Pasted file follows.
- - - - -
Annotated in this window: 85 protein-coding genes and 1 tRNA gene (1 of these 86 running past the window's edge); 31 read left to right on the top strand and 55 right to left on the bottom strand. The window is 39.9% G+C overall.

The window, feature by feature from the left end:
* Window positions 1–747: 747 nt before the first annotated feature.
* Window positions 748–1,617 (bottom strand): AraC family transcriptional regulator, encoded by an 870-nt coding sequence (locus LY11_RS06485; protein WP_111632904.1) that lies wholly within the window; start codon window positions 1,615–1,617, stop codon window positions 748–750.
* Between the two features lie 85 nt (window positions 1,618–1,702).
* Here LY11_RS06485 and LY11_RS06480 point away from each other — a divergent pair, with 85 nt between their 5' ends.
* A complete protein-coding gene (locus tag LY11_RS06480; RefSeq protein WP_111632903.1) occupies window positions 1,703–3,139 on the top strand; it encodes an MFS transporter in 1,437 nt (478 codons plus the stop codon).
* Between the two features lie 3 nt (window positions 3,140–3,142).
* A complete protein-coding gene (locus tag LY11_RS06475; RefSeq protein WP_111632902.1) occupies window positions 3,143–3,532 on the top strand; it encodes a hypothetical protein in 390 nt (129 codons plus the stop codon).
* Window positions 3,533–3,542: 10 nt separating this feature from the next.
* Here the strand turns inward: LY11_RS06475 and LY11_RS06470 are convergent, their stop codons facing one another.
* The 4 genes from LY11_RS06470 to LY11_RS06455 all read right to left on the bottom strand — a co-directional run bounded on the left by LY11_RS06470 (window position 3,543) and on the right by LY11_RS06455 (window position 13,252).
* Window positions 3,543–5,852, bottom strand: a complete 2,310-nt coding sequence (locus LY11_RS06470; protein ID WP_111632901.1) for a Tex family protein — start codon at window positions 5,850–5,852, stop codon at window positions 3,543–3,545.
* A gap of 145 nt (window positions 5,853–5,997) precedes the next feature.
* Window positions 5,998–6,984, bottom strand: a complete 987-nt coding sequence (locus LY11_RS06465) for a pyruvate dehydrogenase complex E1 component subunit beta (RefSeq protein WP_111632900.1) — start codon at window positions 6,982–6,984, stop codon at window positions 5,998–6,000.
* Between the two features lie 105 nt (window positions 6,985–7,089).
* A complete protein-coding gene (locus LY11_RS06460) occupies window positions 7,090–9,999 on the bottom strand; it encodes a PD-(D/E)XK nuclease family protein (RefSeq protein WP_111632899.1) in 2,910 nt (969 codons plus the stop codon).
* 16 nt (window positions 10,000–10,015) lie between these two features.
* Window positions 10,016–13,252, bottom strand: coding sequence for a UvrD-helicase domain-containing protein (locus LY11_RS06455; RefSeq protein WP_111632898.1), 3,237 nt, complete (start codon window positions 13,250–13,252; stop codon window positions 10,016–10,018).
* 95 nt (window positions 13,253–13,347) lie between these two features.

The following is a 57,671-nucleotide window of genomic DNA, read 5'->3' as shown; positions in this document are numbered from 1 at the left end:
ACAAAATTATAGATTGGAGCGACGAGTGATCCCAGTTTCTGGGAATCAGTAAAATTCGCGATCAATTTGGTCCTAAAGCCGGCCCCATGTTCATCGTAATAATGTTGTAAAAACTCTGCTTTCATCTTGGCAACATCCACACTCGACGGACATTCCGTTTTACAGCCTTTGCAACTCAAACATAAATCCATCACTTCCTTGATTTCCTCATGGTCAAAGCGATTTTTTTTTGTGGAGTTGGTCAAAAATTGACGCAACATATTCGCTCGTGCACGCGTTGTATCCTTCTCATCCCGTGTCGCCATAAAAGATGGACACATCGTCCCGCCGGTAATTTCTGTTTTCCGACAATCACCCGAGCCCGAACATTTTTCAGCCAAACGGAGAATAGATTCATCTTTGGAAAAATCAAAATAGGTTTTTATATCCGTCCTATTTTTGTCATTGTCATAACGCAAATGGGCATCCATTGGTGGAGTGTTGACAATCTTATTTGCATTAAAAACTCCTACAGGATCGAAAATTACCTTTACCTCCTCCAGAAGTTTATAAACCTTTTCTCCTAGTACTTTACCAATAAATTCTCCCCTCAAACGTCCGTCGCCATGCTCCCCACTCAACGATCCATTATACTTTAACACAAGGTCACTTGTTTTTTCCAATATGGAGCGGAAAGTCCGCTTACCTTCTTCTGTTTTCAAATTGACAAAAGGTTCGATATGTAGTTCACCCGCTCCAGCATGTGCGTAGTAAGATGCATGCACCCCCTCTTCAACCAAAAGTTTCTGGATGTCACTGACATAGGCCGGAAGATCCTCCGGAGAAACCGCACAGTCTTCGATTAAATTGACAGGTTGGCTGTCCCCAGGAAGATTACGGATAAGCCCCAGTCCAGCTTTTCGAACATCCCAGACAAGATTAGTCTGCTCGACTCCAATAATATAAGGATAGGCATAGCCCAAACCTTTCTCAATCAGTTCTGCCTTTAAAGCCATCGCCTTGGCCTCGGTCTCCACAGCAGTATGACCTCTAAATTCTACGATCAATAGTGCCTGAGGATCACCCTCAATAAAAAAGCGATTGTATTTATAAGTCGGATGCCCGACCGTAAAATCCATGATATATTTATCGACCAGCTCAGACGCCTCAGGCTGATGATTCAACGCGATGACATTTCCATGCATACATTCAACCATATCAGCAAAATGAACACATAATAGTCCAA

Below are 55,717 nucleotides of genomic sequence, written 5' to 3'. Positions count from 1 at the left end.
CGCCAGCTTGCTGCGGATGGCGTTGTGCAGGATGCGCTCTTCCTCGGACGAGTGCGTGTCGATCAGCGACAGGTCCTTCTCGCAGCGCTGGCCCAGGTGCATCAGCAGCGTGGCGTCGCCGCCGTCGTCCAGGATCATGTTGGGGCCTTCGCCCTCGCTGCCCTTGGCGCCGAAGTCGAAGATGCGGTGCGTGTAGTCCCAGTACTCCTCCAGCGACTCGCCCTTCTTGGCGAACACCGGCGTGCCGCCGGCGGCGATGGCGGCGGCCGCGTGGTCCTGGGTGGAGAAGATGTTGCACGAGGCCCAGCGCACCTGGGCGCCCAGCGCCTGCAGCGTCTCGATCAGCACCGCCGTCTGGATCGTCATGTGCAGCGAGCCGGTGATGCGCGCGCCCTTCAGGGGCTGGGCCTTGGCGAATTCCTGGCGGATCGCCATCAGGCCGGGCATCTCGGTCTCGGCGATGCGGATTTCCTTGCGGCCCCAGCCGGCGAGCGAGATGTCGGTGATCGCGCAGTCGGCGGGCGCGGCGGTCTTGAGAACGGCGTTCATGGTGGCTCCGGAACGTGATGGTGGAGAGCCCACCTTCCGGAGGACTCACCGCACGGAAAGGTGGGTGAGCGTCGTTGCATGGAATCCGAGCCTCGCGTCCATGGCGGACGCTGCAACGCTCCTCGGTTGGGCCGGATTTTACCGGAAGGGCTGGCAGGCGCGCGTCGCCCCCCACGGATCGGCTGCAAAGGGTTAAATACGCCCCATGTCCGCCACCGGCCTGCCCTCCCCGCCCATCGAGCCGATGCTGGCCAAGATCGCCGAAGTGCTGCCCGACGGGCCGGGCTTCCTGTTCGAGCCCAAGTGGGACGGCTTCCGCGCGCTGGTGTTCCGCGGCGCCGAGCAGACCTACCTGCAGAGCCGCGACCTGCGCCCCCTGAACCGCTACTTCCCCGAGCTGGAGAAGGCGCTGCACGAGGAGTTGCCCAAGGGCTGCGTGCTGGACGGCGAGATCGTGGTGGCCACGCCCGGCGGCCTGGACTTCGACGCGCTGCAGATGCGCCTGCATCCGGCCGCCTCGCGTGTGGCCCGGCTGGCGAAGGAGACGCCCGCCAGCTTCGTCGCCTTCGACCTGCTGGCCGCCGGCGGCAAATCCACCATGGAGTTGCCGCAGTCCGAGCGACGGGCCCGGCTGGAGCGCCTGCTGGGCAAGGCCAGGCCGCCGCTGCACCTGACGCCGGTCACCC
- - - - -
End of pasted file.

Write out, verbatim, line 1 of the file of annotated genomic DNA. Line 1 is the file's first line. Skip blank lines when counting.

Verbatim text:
Annotated in this window: 85 protein-coding genes and 1 tRNA gene (1 of these 86 running past the window's edge); 31 read left to right on the top strand and 55 right to left on the bottom strand. The window is 39.9% G+C overall.